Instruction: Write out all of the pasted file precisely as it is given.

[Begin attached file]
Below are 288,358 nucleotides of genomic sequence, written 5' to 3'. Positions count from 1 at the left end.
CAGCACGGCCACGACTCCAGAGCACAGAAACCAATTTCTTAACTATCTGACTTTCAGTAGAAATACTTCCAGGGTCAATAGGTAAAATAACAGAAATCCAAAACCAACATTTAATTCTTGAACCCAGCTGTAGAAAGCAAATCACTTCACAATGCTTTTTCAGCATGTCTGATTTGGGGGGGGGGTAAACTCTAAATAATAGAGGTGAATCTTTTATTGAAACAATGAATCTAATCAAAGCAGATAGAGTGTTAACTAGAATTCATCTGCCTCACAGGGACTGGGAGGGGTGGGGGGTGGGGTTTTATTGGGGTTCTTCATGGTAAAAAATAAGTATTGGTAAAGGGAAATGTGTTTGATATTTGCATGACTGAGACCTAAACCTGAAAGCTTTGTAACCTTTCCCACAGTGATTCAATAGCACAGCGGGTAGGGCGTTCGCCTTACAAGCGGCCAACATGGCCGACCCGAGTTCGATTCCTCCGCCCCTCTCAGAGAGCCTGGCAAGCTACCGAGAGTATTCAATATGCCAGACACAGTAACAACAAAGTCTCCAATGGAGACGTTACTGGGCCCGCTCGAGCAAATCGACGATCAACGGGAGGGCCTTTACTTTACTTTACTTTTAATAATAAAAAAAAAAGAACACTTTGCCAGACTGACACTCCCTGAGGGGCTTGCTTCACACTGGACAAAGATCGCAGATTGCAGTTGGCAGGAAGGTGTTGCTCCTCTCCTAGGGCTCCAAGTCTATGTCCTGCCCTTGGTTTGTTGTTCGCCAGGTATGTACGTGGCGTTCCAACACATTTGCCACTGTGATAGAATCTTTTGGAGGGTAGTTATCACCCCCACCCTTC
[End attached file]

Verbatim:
Below are 288,358 nucleotides of genomic sequence, written 5' to 3'. Positions count from 1 at the left end.
CAGCACGGCCACGACTCCAGAGCACAGAAACCAATTTCTTAACTATCTGACTTTCAGTAGAAATACTTCCAGGGTCAATAGGTAAAATAACAGAAATCCAAAACCAACATTTAATTCTTGAACCCAGCTGTAGAAAGCAAATCACTTCACAATGCTTTTTCAGCATGTCTGATTTGGGGGGGGGGTAAACTCTAAATAATAGAGGTGAATCTTTTATTGAAACAATGAATCTAATCAAAGCAGATAGAGTGTTAACTAGAATTCATCTGCCTCACAGGGACTGGGAGGGGTGGGGGGTGGGGTTTTATTGGGGTTCTTCATGGTAAAAAATAAGTATTGGTAAAGGGAAATGTGTTTGATATTTGCATGACTGAGACCTAAACCTGAAAGCTTTGTAACCTTTCCCACAGTGATTCAATAGCACAGCGGGTAGGGCGTTCGCCTTACAAGCGGCCAACATGGCCGACCCGAGTTCGATTCCTCCGCCCCTCTCAGAGAGCCTGGCAAGCTACCGAGAGTATTCAATATGCCAGACACAGTAACAACAAAGTCTCCAATGGAGACGTTACTGGGCCCGCTCGAGCAAATCGACGATCAACGGGAGGGCCTTTACTTTACTTTACTTTTAATAATAAAAAAAAAAGAACACTTTGCCAGACTGACACTCCCTGAGGGGCTTGCTTCACACTGGACAAAGATCGCAGATTGCAGTTGGCAGGAAGGTGTTGCTCCTCTCCTAGGGCTCCAAGTCTATGTCCTGCCCTTGGTTTGTTGTTCGCCAGGTATGTACGTGGCGTTCCAACACATTTGCCACTGTGATAGAATCTTTTGGAGGGTAGTTATCACCCCCACCCTTC